With that in mind, one of the good things to have come out of this is the representative democracy set up in Kabul with a good deal of participation by women. Unfortunately the repression of women’s rights continues, and it will be a long struggle; possibly there will be some major set-backs in the years to come. Malalai Joya is a woman who exemplifies the current situation. She was a delegate to the 2003 Loya Jirga in Afghanistan (the Loya Jirga is a grand assembly used in times of transformation) and was then elected to Afghanistan’s National Assembly. Good! On the other side, though, there have been multiple attempts on her life, and she was suspended from the National Assembly for three years (she has the habit of pointing out the National Assembly includes criminals and warlords).

I’d like to point out some of the things Malalai Joya has said and done in one of the most dangerous political environments on the planet.

She spoke out on how the Northern Alliance, the group the U.S. helped take over things while the Taliban fled, are warlords and also repressive fundamentalists. Anyone reading anything about Afghanistan and not just listening to cable news, by the way, was aware of this:

Respected friends, over five years passed since the US-led attack on Afghanistan. Probably many of you are not well aware of the current conditions of my country and expect me to list the positive outcomes of the past years since the US invasion. But I am sorry to tell you that Afghanistan is still chained in the fetters of the fundamentalist warlords and is like an unconscious body taking its last breath.

The US government removed the ultra-reactionary and brutal regime of Taliban, but instead of relying on Afghan people, pushed us from the frying pan into the fire and selected its friends from among the most dirty and infamous criminals of the “Northern Alliance”, which is made up of the sworn enemies of democracy and human rights, and are as dark-minded, evil, and cruel as the Taliban.”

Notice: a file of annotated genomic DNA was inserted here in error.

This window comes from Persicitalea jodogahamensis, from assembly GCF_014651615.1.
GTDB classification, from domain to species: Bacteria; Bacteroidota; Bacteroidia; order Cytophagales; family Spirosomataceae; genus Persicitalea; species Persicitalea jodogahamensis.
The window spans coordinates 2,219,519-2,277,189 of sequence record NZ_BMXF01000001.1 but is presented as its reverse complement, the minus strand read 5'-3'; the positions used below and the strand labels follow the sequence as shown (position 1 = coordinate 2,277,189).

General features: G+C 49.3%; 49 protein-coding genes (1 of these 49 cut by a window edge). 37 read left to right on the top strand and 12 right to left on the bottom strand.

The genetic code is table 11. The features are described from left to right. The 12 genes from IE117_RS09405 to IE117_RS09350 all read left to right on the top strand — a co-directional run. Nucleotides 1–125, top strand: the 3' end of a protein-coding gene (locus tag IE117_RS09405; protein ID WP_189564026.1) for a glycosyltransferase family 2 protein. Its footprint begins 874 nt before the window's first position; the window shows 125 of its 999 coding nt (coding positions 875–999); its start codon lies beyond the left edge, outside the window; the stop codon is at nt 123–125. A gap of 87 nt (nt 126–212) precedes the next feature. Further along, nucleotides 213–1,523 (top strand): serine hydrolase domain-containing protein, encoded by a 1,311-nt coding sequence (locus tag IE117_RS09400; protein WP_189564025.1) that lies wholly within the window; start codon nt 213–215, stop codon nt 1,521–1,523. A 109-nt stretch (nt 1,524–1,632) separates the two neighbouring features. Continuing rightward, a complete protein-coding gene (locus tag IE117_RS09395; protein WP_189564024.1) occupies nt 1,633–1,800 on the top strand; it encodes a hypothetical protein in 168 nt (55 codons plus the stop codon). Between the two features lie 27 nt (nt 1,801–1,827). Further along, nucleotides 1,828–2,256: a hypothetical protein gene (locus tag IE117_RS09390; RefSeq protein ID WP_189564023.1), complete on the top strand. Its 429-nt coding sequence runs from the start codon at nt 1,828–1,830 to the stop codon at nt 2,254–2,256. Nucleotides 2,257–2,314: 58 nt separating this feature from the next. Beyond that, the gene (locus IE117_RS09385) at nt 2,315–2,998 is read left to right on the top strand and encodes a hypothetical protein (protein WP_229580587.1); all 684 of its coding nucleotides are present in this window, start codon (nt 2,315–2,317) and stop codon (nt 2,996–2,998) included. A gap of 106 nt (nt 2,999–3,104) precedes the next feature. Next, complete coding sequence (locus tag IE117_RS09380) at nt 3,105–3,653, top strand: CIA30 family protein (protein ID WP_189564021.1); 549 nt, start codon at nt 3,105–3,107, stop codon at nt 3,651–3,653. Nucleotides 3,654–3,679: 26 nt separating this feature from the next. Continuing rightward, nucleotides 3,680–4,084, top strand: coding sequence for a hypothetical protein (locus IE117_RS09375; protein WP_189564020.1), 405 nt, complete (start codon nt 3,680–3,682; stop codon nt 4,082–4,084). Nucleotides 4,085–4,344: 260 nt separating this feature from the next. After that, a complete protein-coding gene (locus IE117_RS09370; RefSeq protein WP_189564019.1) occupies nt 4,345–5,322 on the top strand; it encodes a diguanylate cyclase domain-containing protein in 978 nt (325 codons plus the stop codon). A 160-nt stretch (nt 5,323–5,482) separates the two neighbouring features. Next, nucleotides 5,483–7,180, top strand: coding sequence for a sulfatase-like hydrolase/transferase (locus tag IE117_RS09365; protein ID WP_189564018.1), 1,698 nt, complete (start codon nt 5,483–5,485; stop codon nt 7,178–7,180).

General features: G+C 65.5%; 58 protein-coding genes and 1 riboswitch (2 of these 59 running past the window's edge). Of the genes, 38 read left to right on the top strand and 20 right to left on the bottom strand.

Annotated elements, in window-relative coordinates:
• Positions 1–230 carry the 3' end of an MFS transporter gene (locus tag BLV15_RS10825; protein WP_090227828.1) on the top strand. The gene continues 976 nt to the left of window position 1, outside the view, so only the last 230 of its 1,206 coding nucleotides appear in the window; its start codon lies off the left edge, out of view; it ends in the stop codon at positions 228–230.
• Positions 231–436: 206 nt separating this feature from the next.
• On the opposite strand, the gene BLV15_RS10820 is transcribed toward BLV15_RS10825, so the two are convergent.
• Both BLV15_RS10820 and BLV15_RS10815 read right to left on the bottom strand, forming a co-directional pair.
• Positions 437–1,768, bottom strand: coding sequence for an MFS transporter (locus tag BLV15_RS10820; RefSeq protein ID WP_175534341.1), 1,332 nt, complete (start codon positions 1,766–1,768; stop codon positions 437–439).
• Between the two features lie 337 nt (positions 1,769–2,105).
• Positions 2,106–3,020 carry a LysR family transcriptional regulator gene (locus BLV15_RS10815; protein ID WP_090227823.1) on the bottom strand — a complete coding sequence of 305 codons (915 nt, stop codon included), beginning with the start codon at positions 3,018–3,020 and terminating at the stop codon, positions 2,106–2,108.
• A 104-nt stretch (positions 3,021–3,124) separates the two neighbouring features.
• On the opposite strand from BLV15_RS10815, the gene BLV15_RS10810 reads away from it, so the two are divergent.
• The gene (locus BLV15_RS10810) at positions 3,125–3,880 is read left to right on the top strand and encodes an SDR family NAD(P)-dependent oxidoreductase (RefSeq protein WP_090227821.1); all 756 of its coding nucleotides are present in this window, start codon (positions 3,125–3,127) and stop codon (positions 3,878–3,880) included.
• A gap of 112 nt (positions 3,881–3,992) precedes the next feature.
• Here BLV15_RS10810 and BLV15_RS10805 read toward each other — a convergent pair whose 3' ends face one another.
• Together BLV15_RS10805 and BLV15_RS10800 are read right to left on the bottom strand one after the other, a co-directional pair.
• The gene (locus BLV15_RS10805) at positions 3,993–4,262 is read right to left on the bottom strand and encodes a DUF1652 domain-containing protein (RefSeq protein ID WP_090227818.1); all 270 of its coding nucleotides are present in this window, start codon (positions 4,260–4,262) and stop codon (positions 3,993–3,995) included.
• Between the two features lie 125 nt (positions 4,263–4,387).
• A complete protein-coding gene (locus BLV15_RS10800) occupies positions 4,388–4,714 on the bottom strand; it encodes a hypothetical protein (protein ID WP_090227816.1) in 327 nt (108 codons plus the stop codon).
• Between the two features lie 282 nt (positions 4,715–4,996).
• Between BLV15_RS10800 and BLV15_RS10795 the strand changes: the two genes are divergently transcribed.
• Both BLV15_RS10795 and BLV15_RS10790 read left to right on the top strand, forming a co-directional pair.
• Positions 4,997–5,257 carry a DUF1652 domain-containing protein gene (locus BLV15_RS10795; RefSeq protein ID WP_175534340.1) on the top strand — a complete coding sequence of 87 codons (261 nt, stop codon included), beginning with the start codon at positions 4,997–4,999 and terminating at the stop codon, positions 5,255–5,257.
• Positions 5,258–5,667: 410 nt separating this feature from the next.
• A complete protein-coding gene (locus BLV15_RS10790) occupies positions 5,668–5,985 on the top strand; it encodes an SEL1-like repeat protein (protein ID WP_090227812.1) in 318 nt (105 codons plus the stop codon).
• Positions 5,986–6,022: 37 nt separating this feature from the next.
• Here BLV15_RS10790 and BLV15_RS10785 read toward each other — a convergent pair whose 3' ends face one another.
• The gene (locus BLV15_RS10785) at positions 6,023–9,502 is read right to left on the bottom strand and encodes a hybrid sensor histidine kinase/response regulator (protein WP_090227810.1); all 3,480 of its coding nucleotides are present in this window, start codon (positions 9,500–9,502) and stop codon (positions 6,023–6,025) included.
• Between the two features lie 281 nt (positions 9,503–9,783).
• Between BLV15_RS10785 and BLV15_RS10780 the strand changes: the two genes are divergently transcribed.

Being a woman from Afghanistan and daring to verbalize this is one of the reasons Malalai Joya has to fear for her life. The people she is speaking out against are still in power.

According to a UNIFEM survey, 65% of the 50,000 widows in Kabul see suicide as the only option to get rid of their misery. UNIFEM estimates that at least one out of three Afghan women has been beaten, forced into sex or otherwise abused.

The gang-rape of young girls and women by warlords belonging to the “Northern Alliance” still continues especially in the northern provinces of Afghanistan. People have staged mass protests a number of times but no one cares about their sorrow and tears. Only a few of the rape cases find their way into the media. One shocking case was that of 11 year old Sanobar, the only daughter of an unfortunate widow who was abducted, raped and then exchanged for a dog by a warlord. In a land where human dignity has no price, the vicious rapist of a poor girl still acts as district chief.”

Malalai Joya also has addressed some of the attacks she has to live with:

A mafia system is in place in Afghanistan. The US backed president Karzai and his westernized intellectuals have joined hands with fundamentalists of all brands to impose this mafia system on our people. This is the main reason for today’s problems in the deadlocked Afghanistan. Those who speak for justice are threatened with death.

My voice is always being silenced even inside the parliament and once I was physically attacked by pro-warlord and drug-lord MPs in the parliament just for speaking the truth. One of them even shouted “prostitute, take her and rape her!” Despite hating guns, I need to live under the protection of armed bodyguards to survive.”

Ms. Joya has also forcefully condemned the continued occupation and airstrikes. I find the following excerpt a little frustrating, because the people who argue continually for our involvement there are the same people who A) know nearly nothing about the history of Afghanistan or the Middle East in general B) are certain military involvement is the way to change things and are loathe to discuss other options. Those without a grasp on historical knowledge and lacking in ideas constantly seem to be the ones who know the only way to do things. Ugh.